Dir. Helene Hegemann. Germany. 2016. 94 mins
For her feature film debut, Helene Hegemann adapts her own controversial semi-autobiographical novel, titled Axolotl Roadkill, into a turbulent teen odyssey through Berlin’s hedonistic excesses. The amphibian of the film’s title features in a supporting role (born aloft, in a plastic bag, through a party) and as a fairly overt metaphor. Like Mifti (Jasna Fritzi Bauer) the teenage girl at the centre of the story, and most of the people around her, the axolotl never fully reaches maturity.
Mifti is not the easiest character with whom to sympathise.
Hegemann’s novel, written when she was just seventeen and drawing heavily on her own life for inspiration, was something of a critical sensation when it was published in 2010. Subsequently, accusations of plagiarism turned the literary establishment against her. Having weathered that storm and written another novel, it’s fair to say that Hegemann herself is a major selling point for this picture, particularly in territories where her writing – she is a playwright as well as a novelist – is widely known. Elsewhere, this youthful but somewhat unfocused picture should find festival berths. Less explicit and confrontational than the novel on which it is based, it could connect with the audience which responded to Eva Husson’s Bang Gang (A Modern Love Story).
Unanchored and reeling after the death of her mother, Mifti is living with siblings who struggle to control her (her sister) or struggle to care (her brother). Her self-absorbed father is too busy commissioning custom-made steel furniture and honing dinner party arguments about ‘terrorism as a career choice’ to provide his daughter with anything other than financial support. So Mifti drifts. With no friends her own age, she hangs out with a the kind of adults who think it’s ok to share their cocaine with a child.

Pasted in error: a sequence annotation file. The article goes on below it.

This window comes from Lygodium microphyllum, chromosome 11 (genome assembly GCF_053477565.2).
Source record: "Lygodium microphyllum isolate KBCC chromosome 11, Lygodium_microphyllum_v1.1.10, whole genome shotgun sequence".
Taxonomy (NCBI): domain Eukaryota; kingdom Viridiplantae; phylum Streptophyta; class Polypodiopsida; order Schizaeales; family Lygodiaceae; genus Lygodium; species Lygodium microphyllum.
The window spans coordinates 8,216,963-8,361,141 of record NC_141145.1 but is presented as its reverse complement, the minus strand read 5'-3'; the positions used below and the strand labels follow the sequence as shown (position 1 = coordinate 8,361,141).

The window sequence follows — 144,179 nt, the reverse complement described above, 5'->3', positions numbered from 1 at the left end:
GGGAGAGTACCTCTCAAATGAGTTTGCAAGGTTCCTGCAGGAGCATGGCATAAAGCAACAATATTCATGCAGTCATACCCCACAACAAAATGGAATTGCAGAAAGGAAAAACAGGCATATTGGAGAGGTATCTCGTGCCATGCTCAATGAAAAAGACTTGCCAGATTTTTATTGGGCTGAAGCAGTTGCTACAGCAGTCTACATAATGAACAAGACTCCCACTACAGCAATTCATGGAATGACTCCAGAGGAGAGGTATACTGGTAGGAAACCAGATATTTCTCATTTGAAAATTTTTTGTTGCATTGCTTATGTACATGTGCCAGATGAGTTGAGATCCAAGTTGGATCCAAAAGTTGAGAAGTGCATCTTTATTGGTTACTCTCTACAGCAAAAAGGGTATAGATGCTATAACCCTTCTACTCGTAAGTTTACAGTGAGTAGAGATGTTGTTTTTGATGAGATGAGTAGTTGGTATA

Mifti becomes preoccupied with Alice (Arly Jover), a much older woman who exists on the criminal fringes of the city. Their relationship is sexual, but it’s clear that in Alice, Mifti is looking for a mother figure as well as a lover. Meanwhile Ophelia (Mavie Hörbiger), an actress with a voracious drug habit, takes Mifti on three-day clubbing binges. Hegemann favours a few too many slow motion shots of strobe-lit flicking hair and sultry cigarette puffing in the extended and slightly repetitive party scenes.
More interesting are the surreal visual motifs that pepper the film. A unicorn wanders through shot when a bruised and disoriented Mifti wakes up in a woodland glade. A sinuous camera tracks a dance sequence which punctuates a scene in which Ophelia has a drug-fuelled meltdown and later throws up in a shopping bag.
Mifti is not the easiest character with whom to sympathise. She is given to saying the the unsayable at exactly the wrong moment. Her throw-away comment, “Maybe we just needed a Fuhrer…” gets her expelled from the school she barely attends. More problematic, for audience engagement in the film at least, is the fact that Mifti is insouciant to the point of inertia. We don’t always feel persuaded by the emotional turmoil she is meant to be suffering. Chaotic lives can make for a muddled storyline, yet ultimately Hegemann allows her central character some kind of growth.
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Producers: Hanneke van der Tas, Alain de la Mata
Screenplay: Helene Hegemann
Cinematography: Manu Dacosse
Editor: Bettina Böhler
Production Design: Sylvester Koziolek
Main cast: Jasna Fritzi Bauer, Arly Jover, Mavie Hörbiger, Laura Tonke, Hans Löw, Bernhard Schütz